Because of the strategic location of San Francisco and the Golden Gate, facing the Pacific, there are a number of one-time military sites – apart from Fort Mason, there’s the Presidio at the southern end of the bridge, and fortifications at the northern end.

 

These days it’s become the Golden Gate National Recreation Area, with plenty of people out running or on skates on the parkland along the shore, and miles of trails through the extensive wooded grounds of the Presidio.  This was the first area to be settled by the Spanish, in 1776, before the development of the city itself, and it was a military base for many years.  

 

Just on the north-east corner of the Presidio, close to the Bay, is the Palace of Fine Arts, the impressive mock-ruins of a Greek temple, and the only surviving relic of the Panama-Pacific Exposition in 1915, held to mark the city's recovery from the earthquake.  Alongside it stands the Exploratorium, a science centre with many interactive displays.  I was lucky enough to attend an evening reception in the Exploratorium, after a walk along the breezy shoreline from a conference venue in the Presidio.  I was hearing from a fellow participant about the dangers of the global climate changing even more suddenly than many expect (I'm writing this after Hurricanes Katrina and Rita in September 2005).  Another participant explained the perception that many in the US have of San Francisco, as some kind of alien liberal oupost where anything goes.  Maybe that what makes it such an enjoyable place to visit.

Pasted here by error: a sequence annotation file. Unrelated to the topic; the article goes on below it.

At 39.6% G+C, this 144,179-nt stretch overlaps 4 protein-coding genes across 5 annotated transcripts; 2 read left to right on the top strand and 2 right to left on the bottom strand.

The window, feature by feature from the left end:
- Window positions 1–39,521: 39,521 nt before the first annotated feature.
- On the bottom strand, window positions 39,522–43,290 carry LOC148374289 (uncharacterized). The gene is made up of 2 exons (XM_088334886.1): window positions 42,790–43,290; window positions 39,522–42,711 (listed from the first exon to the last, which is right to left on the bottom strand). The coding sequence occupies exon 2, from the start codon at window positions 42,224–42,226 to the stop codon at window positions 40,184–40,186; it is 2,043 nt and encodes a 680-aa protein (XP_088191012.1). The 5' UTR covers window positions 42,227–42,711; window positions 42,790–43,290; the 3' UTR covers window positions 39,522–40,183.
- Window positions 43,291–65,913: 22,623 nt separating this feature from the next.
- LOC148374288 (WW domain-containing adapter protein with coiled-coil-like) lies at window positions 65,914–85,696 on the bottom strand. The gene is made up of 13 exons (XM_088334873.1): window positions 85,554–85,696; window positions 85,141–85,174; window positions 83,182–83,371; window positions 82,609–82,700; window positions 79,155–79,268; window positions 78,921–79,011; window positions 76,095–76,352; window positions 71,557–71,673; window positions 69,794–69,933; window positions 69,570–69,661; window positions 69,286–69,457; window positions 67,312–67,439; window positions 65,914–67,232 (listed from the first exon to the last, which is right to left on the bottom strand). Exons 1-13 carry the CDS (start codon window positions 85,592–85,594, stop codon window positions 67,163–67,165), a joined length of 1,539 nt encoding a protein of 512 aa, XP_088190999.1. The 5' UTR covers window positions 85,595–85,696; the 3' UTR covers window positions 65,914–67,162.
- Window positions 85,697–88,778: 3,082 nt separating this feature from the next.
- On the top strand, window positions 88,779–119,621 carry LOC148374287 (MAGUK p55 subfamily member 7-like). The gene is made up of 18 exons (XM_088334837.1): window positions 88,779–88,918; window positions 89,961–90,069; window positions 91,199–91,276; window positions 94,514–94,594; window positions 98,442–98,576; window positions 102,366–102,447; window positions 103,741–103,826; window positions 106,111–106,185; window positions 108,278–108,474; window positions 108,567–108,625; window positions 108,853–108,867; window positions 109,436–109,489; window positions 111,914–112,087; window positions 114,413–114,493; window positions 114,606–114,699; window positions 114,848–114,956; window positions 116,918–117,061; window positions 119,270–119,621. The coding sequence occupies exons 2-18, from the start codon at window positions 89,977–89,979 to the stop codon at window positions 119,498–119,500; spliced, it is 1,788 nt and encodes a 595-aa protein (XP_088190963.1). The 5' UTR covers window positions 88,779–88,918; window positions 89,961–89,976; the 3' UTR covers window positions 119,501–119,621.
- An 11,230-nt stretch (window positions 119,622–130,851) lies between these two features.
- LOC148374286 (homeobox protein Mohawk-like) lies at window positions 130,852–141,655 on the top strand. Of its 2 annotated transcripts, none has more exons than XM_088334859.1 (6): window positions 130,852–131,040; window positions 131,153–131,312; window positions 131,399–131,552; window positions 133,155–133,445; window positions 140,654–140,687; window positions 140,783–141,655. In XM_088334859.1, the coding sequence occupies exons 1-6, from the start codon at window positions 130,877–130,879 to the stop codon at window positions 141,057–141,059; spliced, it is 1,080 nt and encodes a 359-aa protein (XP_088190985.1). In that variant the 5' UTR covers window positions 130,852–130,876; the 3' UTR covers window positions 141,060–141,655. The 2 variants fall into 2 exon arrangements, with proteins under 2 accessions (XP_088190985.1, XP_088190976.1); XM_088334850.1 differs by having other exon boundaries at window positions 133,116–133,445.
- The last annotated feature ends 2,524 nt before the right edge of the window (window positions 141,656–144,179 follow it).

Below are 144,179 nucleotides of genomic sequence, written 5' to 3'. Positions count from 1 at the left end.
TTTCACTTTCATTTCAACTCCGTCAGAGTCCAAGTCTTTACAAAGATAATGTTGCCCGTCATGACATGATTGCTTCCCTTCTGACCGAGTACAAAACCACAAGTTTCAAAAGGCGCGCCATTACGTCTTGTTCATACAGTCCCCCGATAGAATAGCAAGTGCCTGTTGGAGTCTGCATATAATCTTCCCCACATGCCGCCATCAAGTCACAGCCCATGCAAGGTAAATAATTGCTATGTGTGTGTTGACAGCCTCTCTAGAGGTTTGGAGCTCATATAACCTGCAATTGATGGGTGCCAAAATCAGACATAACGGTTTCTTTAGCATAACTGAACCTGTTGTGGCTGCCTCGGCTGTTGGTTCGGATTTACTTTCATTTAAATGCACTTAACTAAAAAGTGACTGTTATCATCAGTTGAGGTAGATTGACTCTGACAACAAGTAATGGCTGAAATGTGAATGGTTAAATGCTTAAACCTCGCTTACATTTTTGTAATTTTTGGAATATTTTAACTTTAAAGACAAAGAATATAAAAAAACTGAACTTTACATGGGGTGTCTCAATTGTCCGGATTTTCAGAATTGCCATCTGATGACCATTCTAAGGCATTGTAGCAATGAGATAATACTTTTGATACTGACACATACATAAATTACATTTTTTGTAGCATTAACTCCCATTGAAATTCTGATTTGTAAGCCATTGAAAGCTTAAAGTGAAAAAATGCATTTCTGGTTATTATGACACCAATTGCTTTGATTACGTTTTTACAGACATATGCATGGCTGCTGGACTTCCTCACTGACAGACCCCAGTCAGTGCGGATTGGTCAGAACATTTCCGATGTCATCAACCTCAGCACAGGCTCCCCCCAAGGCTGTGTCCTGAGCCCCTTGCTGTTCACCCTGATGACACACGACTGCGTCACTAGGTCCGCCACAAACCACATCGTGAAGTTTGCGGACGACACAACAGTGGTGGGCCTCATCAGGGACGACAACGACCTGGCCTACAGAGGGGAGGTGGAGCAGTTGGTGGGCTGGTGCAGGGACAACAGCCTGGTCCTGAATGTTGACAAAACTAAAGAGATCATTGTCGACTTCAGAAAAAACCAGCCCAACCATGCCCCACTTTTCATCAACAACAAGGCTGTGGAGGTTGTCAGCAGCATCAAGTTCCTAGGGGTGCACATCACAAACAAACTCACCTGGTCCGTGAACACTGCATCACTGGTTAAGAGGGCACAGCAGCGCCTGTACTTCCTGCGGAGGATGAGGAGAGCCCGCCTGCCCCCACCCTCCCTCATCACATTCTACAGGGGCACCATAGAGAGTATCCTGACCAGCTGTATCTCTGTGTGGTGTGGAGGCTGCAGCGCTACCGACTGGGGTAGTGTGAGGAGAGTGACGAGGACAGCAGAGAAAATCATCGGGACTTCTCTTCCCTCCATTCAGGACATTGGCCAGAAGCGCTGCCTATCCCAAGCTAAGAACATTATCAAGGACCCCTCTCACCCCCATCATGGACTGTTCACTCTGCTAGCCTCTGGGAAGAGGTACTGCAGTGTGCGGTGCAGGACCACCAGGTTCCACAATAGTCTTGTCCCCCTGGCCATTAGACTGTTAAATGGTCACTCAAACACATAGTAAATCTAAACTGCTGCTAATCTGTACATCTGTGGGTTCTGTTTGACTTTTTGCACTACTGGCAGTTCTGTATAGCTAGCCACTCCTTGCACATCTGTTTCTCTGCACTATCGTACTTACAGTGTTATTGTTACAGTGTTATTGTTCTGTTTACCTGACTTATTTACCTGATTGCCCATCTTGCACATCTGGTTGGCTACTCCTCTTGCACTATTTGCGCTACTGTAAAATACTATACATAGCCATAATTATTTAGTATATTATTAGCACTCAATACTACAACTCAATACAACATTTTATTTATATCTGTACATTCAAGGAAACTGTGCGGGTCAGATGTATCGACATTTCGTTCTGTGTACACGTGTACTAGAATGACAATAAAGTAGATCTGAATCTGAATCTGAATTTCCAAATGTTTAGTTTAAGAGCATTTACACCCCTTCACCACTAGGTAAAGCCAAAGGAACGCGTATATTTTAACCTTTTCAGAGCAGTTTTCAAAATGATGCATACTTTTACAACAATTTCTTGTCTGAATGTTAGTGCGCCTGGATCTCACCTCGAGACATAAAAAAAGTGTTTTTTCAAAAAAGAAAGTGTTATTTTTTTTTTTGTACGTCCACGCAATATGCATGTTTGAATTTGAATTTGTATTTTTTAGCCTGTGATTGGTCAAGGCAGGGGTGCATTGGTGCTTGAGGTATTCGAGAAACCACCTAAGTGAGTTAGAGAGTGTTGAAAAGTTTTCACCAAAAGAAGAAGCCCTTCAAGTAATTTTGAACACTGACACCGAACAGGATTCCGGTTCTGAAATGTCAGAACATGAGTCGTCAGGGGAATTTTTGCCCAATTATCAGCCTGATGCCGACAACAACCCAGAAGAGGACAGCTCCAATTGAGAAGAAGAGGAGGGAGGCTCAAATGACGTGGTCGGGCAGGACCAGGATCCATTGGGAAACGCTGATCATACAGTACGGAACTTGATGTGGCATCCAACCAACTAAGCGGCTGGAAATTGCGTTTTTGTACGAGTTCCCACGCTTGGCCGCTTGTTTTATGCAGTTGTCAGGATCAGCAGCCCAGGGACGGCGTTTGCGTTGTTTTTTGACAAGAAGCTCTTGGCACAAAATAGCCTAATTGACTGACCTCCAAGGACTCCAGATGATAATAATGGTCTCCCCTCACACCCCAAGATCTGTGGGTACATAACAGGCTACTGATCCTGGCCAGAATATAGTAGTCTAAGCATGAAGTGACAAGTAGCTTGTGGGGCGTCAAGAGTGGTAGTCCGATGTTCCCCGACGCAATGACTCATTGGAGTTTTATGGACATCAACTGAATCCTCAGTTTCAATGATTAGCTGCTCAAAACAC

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Across Pacific Heights to the Pacific

I didn’t explore the Presidio grounds, but did run past the southern side of it one morning on my way from Nob Hill to the Pacific coast at Sea Cliff.  To get there, I had run through streets over high ground, through the small Lafayette Park and the raised up Alta Plaza in the Pacific Heights, with many fine houses and great views over the city.  If I'd been more suitably dressed, I could have visited the Haas-Lilienthal House on Franklin Street, which was a rich merchant's house built in 1886, now open to the public on two days each week.

 

At Sea Cliff, a narrow road runs steeply down to the shore – called China Beach – and I stood on the large rocks to look out across the Pacific and north to the Golden Gate Bridge. There was another couple here enjoying the view, and two other figures out in the water. It would have been good to swim in the Pacific, but I limited myself to dipping a toe in the water. 

 

Another large area of parkland – Lincoln Park – extends round the shoulder of the coast, and the Golden Gate National Recreation Area runs through this and away down to the south, between the city and the ocean, finally ending at Lake Merced.  It would make a good day’s hike - about 9 miles from the southern end of the Golden Gate Bridge.

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Golden Gate Park, back to Nob Hill

 

However, I had to get back to Nob Hill, and wanted to run through part of the Golden Gate Park that was made famous during the Flower Power era in the late 1960s. It’s a big rectangular chunk of greenery with various recreation facilities, extending about four miles east from the coast but barely half a mile from north to south. It was about a mile and a half south from China Beach to the northern edge of the park, along nondescript city streets, and then I found a way into the park.